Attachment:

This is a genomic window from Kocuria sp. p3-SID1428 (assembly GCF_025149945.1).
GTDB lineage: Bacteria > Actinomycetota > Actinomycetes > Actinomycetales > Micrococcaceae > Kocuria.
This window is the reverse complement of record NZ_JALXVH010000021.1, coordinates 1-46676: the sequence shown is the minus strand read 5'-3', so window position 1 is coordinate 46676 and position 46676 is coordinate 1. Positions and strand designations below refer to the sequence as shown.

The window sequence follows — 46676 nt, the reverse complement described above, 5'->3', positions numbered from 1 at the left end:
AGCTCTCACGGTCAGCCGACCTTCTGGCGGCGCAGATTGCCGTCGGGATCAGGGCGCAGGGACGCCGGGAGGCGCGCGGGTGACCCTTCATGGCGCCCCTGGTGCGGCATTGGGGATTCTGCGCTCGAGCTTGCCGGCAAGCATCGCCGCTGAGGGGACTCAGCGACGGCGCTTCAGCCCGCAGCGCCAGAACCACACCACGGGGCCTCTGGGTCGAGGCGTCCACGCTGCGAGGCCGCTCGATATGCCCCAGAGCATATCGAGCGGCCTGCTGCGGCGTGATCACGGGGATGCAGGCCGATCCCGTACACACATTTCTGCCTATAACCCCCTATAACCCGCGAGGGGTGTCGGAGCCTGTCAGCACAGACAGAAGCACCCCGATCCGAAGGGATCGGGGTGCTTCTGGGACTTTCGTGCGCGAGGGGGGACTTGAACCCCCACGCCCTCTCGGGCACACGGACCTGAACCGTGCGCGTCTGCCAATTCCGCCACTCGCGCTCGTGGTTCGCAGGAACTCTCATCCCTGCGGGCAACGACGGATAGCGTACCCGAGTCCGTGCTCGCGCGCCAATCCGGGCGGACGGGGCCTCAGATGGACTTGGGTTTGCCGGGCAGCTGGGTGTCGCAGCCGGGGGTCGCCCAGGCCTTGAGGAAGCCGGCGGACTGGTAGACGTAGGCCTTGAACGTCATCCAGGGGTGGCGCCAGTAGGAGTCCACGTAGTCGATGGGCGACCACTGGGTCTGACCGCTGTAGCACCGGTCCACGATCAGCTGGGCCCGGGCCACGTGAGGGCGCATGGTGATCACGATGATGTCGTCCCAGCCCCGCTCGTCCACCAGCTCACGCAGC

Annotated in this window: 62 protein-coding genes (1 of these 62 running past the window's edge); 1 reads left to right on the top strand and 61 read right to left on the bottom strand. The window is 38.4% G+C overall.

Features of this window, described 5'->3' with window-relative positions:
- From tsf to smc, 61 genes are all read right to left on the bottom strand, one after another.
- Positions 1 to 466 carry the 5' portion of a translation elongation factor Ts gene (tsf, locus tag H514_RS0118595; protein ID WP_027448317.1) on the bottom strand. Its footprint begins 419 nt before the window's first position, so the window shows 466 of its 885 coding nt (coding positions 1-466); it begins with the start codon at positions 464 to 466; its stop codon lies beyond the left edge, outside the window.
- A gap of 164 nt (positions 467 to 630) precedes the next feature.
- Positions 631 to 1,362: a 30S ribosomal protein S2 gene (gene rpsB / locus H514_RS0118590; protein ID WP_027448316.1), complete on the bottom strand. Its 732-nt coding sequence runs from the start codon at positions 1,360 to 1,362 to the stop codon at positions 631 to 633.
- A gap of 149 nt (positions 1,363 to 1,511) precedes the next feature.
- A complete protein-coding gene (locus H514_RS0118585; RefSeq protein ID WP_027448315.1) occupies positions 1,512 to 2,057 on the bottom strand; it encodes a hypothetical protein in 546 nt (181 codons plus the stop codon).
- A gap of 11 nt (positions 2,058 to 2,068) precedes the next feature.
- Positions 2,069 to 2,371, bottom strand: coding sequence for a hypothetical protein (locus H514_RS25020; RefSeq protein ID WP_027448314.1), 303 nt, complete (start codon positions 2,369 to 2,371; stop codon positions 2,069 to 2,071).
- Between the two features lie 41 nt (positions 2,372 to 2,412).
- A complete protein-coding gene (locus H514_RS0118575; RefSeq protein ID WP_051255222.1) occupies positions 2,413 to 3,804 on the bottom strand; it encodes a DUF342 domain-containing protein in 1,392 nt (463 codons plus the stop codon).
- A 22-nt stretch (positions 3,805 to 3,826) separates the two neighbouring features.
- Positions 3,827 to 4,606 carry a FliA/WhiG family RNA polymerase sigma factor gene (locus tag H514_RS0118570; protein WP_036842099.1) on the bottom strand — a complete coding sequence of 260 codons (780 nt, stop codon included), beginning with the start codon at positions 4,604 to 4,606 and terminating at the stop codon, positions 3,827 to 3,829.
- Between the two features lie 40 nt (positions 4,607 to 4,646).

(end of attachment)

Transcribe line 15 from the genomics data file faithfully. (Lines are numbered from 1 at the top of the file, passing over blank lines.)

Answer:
- Positions 2,069 to 2,371, bottom strand: coding sequence for a hypothetical protein (locus H514_RS25020; RefSeq protein ID WP_027448314.1), 303 nt, complete (start codon positions 2,369 to 2,371; stop codon positions 2,069 to 2,071).